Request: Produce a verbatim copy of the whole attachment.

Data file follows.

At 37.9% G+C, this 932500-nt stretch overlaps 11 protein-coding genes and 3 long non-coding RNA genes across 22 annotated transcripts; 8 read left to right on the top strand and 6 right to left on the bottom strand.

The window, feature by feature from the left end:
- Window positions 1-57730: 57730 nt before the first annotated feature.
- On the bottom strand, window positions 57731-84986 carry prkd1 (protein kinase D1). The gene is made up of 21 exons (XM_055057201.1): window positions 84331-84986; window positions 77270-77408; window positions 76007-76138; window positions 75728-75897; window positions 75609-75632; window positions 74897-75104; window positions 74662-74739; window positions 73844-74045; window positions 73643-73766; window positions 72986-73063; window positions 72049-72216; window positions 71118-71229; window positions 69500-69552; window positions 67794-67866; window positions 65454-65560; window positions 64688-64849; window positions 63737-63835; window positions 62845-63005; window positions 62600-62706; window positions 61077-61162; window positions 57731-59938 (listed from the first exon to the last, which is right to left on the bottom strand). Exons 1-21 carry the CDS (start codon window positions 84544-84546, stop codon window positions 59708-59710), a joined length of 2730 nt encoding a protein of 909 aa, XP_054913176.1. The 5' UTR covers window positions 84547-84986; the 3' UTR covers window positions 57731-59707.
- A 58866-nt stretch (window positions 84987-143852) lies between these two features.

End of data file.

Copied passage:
At 37.9% G+C, this 932500-nt stretch overlaps 11 protein-coding genes and 3 long non-coding RNA genes across 22 annotated transcripts; 8 read left to right on the top strand and 6 right to left on the bottom strand.

The window, feature by feature from the left end:
- Window positions 1-57730: 57730 nt before the first annotated feature.
- On the bottom strand, window positions 57731-84986 carry prkd1 (protein kinase D1). The gene is made up of 21 exons (XM_055057201.1): window positions 84331-84986; window positions 77270-77408; window positions 76007-76138; window positions 75728-75897; window positions 75609-75632; window positions 74897-75104; window positions 74662-74739; window positions 73844-74045; window positions 73643-73766; window positions 72986-73063; window positions 72049-72216; window positions 71118-71229; window positions 69500-69552; window positions 67794-67866; window positions 65454-65560; window positions 64688-64849; window positions 63737-63835; window positions 62845-63005; window positions 62600-62706; window positions 61077-61162; window positions 57731-59938 (listed from the first exon to the last, which is right to left on the bottom strand). Exons 1-21 carry the CDS (start codon window positions 84544-84546, stop codon window positions 59708-59710), a joined length of 2730 nt encoding a protein of 909 aa, XP_054913176.1. The 5' UTR covers window positions 84547-84986; the 3' UTR covers window positions 57731-59707.
- A 58866-nt stretch (window positions 84987-143852) lies between these two features.